You realize almost instantly, and for so many reasons, that the new sci-fi adventure EDGE OF TOMORROW is different than what has come before it. Not because the story at its core is so different—an alien race called Mimics is slowly taking over Europe in a way that strangely mirrors World War II-era Nazi Germany and it's up to a united global fighting force to stop them—but because of the way that story reveals itself over and over again. But even before we get to the film's masterful gimmick, something else is unusual about the movie: Tom Cruise is cast as a coward. He plays Lt. Col. Bill Cage, which sound like a rough and tough rank and name, but he's actually a guy responsible for getting others to join the fight; he's a marketing guy for the new global fighting force.
But when the head of the troops, Gen. Brigham (Brendan Gleeson), orders him to join the first wave of a major push against the aliens on the shores of France to film the event for recruitment purposes, Cage balks and politely refuses since he had no combat experience, leading to him being thrown in cuffs and forced onto the front lines or be labeled a deserter and traitor. Under the command of Master Sergeant Farell (Bill Paxton), Cage is tossed in with a rag-tag group of soldiers and soon placed in a weaponized exo-skeleton (apparently the fighting machine of choice in the future) and dropped into the thick of it, where it's clear the enemy has been waiting for a sneak attack. Not surprisingly, within the first five minutes of being on the ground, Cage is killed.
Boy, that sounds like a boring movie, doesn't it? But that's only the beginning. With a crackling script from Christopher McQuarrie, and Jez & John-Henry Butterworth (based on the novel/manga "All You Need Is Kill" from Hiroshi Sakurazaka) and confident direction by Doug Liman (THE BOURNE IDENTITY, MR. & MRS. SMITH), EDGE OF TOMORROW sets up a scenario that is complex without being complicated, and funnier than I would have ever guessed a non-comedy about the likely end of the world would be. For reasons I won't go into (but it has to do with a specific alien Cage actually manages to kill before he dies), upon dying, Cage wakes up about 24 hours earlier, back to when he wakes up at the staging area for the big invasion. He ends up living the same day all over again, anticipating some of what's about to happen, but ending up dead again nevertheless.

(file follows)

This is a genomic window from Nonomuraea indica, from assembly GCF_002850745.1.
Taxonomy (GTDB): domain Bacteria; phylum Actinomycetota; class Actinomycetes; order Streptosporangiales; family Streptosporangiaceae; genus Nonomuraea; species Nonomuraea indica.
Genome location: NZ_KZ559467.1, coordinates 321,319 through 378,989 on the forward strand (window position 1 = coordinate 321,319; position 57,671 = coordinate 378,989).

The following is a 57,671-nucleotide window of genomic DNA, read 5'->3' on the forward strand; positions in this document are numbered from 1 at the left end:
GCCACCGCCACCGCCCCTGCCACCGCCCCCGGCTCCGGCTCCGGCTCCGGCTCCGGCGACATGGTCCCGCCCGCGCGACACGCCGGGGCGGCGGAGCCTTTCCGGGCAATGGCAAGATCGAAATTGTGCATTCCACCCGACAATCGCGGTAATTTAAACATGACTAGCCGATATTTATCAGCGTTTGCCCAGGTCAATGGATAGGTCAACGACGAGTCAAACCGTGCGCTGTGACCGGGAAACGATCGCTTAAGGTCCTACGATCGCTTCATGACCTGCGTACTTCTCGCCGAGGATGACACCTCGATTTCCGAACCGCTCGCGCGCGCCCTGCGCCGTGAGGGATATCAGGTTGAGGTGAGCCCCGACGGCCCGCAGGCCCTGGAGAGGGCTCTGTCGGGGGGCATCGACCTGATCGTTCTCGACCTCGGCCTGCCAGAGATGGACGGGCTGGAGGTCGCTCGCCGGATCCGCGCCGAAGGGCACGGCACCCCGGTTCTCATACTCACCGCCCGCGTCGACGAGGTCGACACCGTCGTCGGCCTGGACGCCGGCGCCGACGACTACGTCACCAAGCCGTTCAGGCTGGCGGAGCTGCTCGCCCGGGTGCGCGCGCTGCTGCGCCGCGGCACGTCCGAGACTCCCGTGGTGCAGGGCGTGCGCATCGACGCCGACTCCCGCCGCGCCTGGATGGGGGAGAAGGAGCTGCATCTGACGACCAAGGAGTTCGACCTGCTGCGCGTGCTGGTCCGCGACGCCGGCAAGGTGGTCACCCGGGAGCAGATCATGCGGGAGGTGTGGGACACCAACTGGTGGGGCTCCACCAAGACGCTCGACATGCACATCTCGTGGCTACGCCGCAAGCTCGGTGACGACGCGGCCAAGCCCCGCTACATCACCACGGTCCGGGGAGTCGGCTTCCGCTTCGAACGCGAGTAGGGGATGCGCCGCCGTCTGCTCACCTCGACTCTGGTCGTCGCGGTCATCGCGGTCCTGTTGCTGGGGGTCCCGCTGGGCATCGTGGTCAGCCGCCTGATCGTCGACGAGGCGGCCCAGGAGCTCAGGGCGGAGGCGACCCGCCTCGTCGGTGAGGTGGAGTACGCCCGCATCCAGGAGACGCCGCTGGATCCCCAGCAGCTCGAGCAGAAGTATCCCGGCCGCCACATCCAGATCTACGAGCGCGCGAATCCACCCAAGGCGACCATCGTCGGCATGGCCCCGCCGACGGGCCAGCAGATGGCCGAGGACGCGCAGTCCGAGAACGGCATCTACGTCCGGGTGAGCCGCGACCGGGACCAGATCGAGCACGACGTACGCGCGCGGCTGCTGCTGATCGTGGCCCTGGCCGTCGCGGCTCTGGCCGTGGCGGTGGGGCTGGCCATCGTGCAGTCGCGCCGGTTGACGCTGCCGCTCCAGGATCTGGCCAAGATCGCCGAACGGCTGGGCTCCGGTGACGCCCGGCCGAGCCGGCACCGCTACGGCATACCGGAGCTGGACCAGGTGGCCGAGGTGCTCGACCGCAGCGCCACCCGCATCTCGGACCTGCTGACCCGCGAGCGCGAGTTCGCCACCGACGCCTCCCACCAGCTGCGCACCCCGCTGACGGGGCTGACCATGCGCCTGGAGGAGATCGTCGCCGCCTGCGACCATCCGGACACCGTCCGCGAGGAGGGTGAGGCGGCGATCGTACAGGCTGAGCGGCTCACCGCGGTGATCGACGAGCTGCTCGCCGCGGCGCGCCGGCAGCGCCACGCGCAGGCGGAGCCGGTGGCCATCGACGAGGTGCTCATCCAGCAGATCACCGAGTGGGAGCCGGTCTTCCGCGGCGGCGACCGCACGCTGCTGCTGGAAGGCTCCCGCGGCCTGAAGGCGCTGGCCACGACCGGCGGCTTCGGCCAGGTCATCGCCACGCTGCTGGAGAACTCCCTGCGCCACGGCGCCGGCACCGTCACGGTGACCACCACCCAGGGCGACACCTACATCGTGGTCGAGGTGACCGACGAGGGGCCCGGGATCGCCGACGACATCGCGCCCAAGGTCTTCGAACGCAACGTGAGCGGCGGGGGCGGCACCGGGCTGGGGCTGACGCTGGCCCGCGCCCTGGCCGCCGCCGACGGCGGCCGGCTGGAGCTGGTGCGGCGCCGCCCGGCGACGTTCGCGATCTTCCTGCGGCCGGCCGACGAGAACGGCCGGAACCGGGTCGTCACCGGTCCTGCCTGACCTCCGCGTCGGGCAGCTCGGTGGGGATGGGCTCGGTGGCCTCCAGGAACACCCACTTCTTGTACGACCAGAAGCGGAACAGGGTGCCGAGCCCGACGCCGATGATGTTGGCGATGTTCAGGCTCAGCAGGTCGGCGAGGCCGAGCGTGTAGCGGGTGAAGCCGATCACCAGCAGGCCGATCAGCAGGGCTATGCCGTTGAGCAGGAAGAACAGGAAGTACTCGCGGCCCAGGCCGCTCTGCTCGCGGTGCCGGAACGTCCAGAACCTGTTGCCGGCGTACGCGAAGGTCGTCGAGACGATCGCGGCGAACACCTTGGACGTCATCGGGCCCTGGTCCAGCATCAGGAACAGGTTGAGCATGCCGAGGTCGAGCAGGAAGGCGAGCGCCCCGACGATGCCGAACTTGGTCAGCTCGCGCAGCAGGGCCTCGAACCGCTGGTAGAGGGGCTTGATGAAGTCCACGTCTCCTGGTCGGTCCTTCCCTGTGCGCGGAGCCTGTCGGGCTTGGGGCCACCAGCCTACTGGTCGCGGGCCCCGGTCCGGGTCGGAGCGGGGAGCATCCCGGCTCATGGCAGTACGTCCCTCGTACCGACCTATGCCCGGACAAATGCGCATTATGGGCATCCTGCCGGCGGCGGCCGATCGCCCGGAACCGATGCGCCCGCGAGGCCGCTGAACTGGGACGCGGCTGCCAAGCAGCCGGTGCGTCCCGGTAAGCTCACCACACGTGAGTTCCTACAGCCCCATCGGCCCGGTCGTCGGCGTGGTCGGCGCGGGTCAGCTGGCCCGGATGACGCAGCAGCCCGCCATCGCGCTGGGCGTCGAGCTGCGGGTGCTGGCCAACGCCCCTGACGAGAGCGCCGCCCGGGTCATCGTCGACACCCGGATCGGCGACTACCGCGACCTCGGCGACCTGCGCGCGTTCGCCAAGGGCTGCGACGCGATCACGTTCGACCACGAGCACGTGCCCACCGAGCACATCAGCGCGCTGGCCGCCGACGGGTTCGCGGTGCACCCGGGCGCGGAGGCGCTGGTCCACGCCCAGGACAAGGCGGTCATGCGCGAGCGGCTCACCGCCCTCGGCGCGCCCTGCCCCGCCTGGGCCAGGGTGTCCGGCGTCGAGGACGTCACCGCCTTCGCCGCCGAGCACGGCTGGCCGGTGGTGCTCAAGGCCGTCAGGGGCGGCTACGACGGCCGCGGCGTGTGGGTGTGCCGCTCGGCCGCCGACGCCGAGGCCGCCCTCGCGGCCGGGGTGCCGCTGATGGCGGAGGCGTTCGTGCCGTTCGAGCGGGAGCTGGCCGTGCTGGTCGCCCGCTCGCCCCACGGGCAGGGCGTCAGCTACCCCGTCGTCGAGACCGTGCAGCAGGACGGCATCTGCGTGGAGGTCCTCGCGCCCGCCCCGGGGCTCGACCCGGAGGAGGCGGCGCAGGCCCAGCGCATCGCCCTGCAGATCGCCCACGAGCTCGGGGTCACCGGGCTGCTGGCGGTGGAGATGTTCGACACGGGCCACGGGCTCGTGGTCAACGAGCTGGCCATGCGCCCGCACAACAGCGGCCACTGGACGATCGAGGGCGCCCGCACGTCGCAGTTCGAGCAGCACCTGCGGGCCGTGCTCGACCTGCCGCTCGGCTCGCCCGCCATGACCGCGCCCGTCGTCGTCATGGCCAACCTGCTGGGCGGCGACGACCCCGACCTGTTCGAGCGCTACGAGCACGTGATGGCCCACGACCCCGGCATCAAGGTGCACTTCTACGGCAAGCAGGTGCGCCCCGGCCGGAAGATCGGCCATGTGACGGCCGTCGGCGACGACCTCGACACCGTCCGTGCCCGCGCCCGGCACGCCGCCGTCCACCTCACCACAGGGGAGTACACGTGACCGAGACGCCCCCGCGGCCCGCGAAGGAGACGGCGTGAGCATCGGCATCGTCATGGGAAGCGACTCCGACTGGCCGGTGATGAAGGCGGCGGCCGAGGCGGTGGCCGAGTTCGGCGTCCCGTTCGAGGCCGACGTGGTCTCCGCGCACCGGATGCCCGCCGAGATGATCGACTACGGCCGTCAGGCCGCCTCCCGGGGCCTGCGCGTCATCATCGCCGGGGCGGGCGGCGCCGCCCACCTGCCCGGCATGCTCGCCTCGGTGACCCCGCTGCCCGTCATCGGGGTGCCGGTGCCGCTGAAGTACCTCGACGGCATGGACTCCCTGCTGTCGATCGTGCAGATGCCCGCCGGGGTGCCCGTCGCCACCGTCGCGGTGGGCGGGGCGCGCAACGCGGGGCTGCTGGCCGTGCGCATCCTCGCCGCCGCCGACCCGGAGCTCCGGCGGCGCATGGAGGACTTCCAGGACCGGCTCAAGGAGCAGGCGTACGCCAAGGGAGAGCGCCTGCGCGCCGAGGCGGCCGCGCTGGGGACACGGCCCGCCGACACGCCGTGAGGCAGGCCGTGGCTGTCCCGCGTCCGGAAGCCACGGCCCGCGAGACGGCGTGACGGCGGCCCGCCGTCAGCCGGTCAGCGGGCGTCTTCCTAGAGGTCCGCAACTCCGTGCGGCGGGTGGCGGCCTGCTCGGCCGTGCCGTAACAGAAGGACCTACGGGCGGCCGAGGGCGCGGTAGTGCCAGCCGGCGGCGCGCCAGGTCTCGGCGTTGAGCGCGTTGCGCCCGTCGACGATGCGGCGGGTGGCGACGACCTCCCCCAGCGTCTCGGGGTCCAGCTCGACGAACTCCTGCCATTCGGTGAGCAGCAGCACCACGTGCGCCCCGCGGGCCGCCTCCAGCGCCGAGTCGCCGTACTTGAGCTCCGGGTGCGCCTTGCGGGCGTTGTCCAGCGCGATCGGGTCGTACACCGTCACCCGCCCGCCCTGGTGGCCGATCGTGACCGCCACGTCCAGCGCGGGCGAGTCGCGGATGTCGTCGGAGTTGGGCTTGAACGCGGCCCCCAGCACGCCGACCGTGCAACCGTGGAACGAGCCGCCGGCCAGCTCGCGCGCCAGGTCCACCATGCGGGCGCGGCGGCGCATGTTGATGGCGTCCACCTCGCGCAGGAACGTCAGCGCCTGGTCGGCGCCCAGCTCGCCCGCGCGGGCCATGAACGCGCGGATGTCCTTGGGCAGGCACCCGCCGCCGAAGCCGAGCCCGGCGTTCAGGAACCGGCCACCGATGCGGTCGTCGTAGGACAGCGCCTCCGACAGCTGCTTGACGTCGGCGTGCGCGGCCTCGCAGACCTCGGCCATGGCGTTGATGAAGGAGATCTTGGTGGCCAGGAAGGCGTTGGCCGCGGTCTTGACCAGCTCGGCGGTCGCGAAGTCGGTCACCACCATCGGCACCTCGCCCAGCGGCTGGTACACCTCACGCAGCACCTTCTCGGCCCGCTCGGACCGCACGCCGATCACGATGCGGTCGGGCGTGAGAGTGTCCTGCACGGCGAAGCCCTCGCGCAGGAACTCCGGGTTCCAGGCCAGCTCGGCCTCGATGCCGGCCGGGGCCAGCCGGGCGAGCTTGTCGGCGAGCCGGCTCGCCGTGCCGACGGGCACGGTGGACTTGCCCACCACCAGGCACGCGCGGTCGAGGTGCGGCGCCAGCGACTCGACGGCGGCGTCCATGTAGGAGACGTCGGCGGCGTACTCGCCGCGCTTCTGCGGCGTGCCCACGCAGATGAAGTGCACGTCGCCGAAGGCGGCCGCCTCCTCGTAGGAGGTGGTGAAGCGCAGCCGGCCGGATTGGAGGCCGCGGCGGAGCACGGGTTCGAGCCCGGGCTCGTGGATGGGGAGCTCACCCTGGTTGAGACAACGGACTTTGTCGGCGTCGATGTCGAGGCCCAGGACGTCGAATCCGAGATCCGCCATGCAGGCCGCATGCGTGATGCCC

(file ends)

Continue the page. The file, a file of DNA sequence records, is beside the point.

And then he starts to get it, and so do we. He has the opportunity to relive the day and improve upon it to the point where he can train himself on how to use his weapons, where the aliens will be and how to defeat them economically so he can move on to the unknown part of fight. Eventually he starts making shortcuts through his day, so he doesn't have to waste time meeting the same people over and over again. And finally, he befriends the poster soldier for the fight against the aliens, Emily Blunt's Rita Vrataski (a woman Cage helped build up in his recruiting job), who just happens to have experienced this same phenomenon at another big battle months earlier, making her a hero to all humans.